The good people over at Lifehacker.com are running a poll on people's favourite language learning tools:
So far, Duolingo is leading very comfortably. That's good to know, but not surprising.
"When they include Hindi, Arabic, and Mandarin, I'll try it. In the meantime, it's a great tool for the world of 1960."
Lol. Spanish and English (Languages that Duolingo teaches) are both spoken by more people than Hindi and Arabic, but apparently that doesn't matter to him. And besides that, a language's usefulness is not based purely on numbers. It's how you use it that really matters. Wolof could be the most important language in your life if you live in an area where it's spoken by the majority.
:d Easy to complain. Heheh. :) But Arabic? Yes, that's actually why I'm here. But I have patience compared to them and I know for a fact that it will be supported thanks to this awesome community of collaborators. :P I'm learning some Italian in the meantime. Hehe.
I've been doing it wrong all these years! When I'm evaluating a language learning tool, the first thing I ask is "does it support the language I wish to learn?" rather than "does it support Hindi, Arabic and Mandarin?" (none of which, apparently, existed in 1960). Good thing that genius showed up to set us straight.
Well, so long Duolingo. It's been fun, but I now realize that I cannot continue to learn German, French, and Italian on a site that doesn't teach Hindi, Arabic, and Mandarin. Looks as though I'll have to ditch Michel Thomas too. And I'll have to make sure that the publisher of my Italian grammar book also produces grammars for Hindi, Arabic, and Mandarin.
To be fair, the author of the piece did not say that. A commenter named Jake Merchant said snarky comment. And he was on there making other snarky comments as well.
I'm glad I read the article though as Memrise sounds like it could help augment what I learn here. :)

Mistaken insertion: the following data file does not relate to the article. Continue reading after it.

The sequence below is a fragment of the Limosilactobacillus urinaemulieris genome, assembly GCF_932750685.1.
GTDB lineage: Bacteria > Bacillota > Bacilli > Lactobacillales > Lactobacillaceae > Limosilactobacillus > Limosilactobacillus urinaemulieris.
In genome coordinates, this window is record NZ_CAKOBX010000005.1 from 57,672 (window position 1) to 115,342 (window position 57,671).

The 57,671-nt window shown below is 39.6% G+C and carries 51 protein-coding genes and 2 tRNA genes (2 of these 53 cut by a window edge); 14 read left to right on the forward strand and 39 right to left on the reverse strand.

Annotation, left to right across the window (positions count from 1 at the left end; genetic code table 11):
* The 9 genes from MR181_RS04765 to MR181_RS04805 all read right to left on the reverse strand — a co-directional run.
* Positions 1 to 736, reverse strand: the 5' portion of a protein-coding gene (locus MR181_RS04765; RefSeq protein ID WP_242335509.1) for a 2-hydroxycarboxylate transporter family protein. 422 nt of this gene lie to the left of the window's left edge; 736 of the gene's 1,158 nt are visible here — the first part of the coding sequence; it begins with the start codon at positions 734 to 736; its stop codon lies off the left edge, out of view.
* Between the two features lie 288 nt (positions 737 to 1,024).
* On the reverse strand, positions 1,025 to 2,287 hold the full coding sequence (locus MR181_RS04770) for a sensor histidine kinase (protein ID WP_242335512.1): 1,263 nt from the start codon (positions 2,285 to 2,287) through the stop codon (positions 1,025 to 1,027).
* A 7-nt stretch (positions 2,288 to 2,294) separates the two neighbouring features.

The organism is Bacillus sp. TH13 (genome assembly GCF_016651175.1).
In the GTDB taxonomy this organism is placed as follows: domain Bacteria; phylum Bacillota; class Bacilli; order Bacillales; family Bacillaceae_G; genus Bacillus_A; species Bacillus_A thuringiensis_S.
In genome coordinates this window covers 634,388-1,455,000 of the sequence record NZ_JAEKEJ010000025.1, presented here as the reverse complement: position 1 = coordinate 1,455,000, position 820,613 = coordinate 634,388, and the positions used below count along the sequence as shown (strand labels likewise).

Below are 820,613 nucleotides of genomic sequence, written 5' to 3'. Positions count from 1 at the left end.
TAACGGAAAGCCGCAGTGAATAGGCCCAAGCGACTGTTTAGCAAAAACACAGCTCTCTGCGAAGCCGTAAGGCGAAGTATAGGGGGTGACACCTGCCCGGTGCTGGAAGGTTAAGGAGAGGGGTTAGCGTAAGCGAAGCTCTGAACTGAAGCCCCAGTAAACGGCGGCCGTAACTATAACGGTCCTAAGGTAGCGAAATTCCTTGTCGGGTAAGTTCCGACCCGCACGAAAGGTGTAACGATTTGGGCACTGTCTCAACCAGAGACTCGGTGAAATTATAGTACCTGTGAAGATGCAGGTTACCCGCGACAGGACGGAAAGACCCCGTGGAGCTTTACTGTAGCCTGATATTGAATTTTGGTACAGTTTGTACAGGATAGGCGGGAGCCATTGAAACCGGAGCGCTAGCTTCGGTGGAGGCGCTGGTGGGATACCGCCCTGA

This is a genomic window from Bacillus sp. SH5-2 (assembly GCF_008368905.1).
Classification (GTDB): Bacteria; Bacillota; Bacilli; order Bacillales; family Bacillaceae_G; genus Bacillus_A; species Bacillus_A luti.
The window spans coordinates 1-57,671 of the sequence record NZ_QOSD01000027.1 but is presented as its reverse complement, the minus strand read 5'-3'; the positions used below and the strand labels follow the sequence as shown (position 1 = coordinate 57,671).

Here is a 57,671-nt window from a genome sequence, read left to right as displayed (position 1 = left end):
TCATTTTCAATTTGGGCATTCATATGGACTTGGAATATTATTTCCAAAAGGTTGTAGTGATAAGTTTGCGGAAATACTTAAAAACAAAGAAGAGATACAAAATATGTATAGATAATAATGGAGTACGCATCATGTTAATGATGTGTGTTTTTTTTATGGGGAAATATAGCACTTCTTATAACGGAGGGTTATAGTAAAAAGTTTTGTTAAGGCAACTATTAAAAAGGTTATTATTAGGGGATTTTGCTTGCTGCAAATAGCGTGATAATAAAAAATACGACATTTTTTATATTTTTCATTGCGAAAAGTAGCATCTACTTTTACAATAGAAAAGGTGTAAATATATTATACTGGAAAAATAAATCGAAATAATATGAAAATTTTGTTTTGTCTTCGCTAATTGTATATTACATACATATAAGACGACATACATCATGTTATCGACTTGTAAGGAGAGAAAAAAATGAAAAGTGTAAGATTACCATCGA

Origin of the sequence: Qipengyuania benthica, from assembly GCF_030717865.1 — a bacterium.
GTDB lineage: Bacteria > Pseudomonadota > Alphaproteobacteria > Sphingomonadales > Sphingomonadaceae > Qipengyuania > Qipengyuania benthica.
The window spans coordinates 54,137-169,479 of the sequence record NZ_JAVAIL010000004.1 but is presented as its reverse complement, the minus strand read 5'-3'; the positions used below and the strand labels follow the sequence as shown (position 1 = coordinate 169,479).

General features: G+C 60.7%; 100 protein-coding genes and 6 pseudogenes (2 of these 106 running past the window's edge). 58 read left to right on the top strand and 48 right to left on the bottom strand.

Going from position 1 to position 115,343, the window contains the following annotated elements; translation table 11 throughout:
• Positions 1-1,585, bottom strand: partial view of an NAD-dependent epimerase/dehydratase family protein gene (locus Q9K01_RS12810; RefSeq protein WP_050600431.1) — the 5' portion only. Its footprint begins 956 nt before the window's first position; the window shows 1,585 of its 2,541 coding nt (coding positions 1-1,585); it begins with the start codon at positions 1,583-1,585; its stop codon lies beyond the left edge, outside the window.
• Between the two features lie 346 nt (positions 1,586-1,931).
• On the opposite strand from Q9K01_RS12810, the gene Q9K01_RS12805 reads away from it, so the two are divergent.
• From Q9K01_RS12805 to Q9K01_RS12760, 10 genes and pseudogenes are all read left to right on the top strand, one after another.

I never said the author of the article said that. I linked to a comment by Jake Merchant that said that.
And yeah, Memrise is awesome. Especially the 5,000 most common words courses.
I also vote for Duolingo even if the language support isn't the best yet but it will be, thanks to the Incubator and this awesome community.
Some of us other tools next to duolingo. I use duolingo as my guide, but also use anki to extend my vocabulary. Many people in the forums here use memrise. Livemocha seems also nice, especially for oral practice.
Yes, I think Anki complements Duolingo very well. In particular, I like the way I can create the cards on my PC (mainly based on Duolingo vocabulary) and they sync automatically to my phone, which I use for flashcard practice.
I use a shared deck of flash cards provided by Anki. It is the one thousand most common words in French. Those lists of common words comprise about seventy per cent of conversation in Western languages. I also use Memrise. They both really expand the Duo approach.
Duolingo, haven't even checked out the competition - but after reading the below comments I probably should check out a few to complement Duolingo
And ... Duolingo won with 58.26% of the vote (1,664 of 2,856)..
Congratulations to the Duolingo team!